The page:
12. Cottonwood

    Cottonwood Roadster#433, Model S#S37

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    If they are going to put in 120 Volt outlets, suggest 5-20R outlets on separate 20 Amp circuits for each parking spot. See NEMA connector - Wikipedia, the free encyclopedia for a picture. The 5-20R has the extra horizontal part that will accept a 5-20 adapter for a Tesla and provide a few more Amps at very little extra cost. The breaker per spot should be obvious, but not standard for a string of outlets for other uses.

    For a little extra money and maybe in just a few spots, have them look at the HCS-60, 48A, 240V ClipperCreek Vehicle Charging Station. It can be installed with #6 wire on a 60 Amp breaker. At $899 it's very cost effective and will provide 48 Amps to a Tesla or 30 Amps to a Leaf in need of a faster charge.

    Good Luck!
     
  13. TexasEV

    TexasEV Active Member

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    Just curious, at $495 each why would this be preferable to installing an outdoor 120V outlet at the end of the circuit? I can see it would be more convenient for the driver by not having to use the car's charging cable, anything else?
     
  14. brianman

    brianman Burrito Founder

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    "120V is good for trickle/maintenance charging, but is painfully slow for filling up a Model S" would be my description
     
  15. TexasEV

    TexasEV Active Member

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    Good point reminding us warm climate people of this issue when we travel up north. The OP is in San Diego so shouldn't be an issue for him.
     
  16. tga

    tga Active Member

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    #16 tga, Aug 14, 2014
    Last edited: Aug 14, 2014
    Why would anyone bother installing a hard wired 120V EVSE? The ACS-20/ACS-15 are both $495.

    The 240V LCS-15 is cheaper at $395, while the LSC-25 is also $495.

    The wire and labor to install a 240V circuit is the same as a 120V circuit; the only additional cost is a double pole vs single pole breaker ($10, $15 difference?)

    120V EVSE == 1/2 the charge rate at the same price.

    I think the right answer is either 20A/120V outlets on a pedestal with a weatherproof cover (one pedestal between two spaces to reduce cost and risk of someone hitting it if it's in the middle of the space) and let them use their own portable EVSE, or hardwired 240V EVSE's.

    The most cost effective route I can think of is installing multiple 20A/120V circuits. Leave enough slack in the wires at the outlet to allow replacing with a 20A/240V EVSE if demand grows and you need to cut charge times in half so you shuffle cars at lunch (upgrade cost - EVSE/new breaker/labor). Ideally, spend slightly more and spec higher gauge wire so you can run 24A or more in the future.
     
  17. invisik

    invisik Member

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    +1 to 20 amp 120v--makes a pretty big difference (3mph vs 5mph charge rate that I've seen)

    Can the Volt/Leaf take advantage of the 20amp vs 15amp 120v outlet?

    -m
     
  18. derekt75

    derekt75 Member

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    I did some research, and it seems like they cannot.
    How ironic that the cars that most need to charge are the ones that have the fewest adapters for charging.

    Speaking of adapters, it seems that Tesla does not make an adapter for L21-30 outlets? I think that's what I see around here for 208 V outlets, right?
    and when I wrote "208 V", that wasn't a mistake. I think it would be inconvenient for the company to produce 240 V.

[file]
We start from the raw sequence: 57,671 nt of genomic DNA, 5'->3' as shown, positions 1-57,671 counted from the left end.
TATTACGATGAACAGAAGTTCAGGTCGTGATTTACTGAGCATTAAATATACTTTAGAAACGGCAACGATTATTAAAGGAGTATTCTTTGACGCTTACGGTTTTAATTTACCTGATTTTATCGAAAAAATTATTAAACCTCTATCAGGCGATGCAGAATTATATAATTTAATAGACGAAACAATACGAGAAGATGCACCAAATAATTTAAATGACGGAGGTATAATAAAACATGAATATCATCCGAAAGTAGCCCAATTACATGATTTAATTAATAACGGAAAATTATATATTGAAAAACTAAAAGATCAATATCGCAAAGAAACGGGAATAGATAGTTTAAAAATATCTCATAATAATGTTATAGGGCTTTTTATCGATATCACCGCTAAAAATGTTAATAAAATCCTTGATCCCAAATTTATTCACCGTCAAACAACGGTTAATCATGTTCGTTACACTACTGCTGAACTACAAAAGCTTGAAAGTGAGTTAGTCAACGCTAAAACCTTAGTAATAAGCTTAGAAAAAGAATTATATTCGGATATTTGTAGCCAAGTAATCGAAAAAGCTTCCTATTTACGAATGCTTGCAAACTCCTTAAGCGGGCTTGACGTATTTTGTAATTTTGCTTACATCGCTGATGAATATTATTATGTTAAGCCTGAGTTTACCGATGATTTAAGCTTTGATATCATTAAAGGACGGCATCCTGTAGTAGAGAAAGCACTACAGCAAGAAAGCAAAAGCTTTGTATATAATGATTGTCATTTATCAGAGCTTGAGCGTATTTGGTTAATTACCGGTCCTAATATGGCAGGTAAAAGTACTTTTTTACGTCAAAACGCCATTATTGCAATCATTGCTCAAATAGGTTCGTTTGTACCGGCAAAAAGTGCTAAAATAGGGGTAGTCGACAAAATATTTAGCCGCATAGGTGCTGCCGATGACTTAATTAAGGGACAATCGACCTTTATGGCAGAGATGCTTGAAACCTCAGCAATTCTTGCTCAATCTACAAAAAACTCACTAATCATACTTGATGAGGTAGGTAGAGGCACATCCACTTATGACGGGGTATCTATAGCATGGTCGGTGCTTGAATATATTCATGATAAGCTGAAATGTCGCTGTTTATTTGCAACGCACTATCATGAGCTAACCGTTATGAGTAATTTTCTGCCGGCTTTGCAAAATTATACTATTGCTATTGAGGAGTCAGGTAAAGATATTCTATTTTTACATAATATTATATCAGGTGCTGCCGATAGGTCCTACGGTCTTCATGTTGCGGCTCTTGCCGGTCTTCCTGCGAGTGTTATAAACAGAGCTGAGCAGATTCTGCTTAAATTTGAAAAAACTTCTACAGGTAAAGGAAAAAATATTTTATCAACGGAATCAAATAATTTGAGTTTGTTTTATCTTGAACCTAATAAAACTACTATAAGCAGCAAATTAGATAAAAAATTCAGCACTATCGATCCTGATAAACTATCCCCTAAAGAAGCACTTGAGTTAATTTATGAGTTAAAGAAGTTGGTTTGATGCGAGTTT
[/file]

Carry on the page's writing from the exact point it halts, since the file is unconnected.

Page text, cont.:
Is it kosher to take two legs of 3 phase power to make 208 V, and put that onto a 14-30 or 14-50 connector?

    I am pushing for them to at least put in 5-20 outlets. Of course, that only really helps me if I bother to buy a $40 adapter from Tesla.
    If I get 8 kWh per day from work, and save overnight charging at $0.12/kWh, I suppose I save about $1 per work day.
    The adapter saves me an extra $0.30 or so per day, so a $40 adapter pays for itself in about 6 months.
    but that's only if I accept the hassle of moving the UMC back and forth to work every day. I suppose if someone offered me a dollar to toss my UMC into my car one time, I'd do it. but on a daily basis, well, I'm not sure if my life would be any better for it.
    I could get a 2nd UMC, but that would take years to pay off.

    Anyway,...
    I did forward the link to the ClipperCreek thing to our facilities folks, even though I don't really understand it.
    What does it do? it takes the supply and puts it onto a J1772 connector? I'd still need my UMC, right?

    For the record, I live in San Jose (Silicon Valley), not San Diego. The point about no deep freezes is accurate, but it does get below freezing here a dozen times each winter. (coldest it got last winter was 25°F).
     
  19. TexasEV

    TexasEV Active Member

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    The Clipper Creek charging station really isn't intended for you, that's why you don't understand it. It's primarily for Leafs, Volts, etc., as Teslas generally don't do workplace charging. Even then I think a 120V outlet would work just as well for any car, the unit just eliminates the need for the Leaf or Volt driver to use his own charging cable. You would need the J1772 adapter, but not your UMC, same as using any J1772 charging station.

    NEMA 14-50 outlets work just fine on 50A 208V circuits. Almost any commercial building will have 208V rather than 240V service. The car just charges a little slower than it would at home (at 208/240 of the rate). I've never heard of any EVSE or car plugging into a L21-30 outlet.
     
  20. Chris TX

    Chris TX Active Member

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    How many EVs would take advantage of this? Not many are going to be able to accept more than 6.6kW of power and the majority will be 3.3kW. They will all be able to use a J1772 plug (even your Tesla with the included adapter) so ideally some outdoor rated EVSEs would be best. Clipper Creek makes some nice ones, as others have said. Your company might be able to apply for federal or state reimbursement for the installation of these, too.

    Asking everyone to lug their respective EVSEs to work every day is going to be a task that gets old, quickly if 110V outlets are put in. That will last for a few weeks/months then people will stop using them. You'll also run into outlet connector wear after a few months of repeated use.

    You have an opportunity to help your employer make this a success. Don't blow it! ;)

    - - - Updated - - -

    I'm modifying my Volt's EVSE to use that outlet (and make it 220v). It provides a neutral which is needed for the GFCI sensing after the modification is made.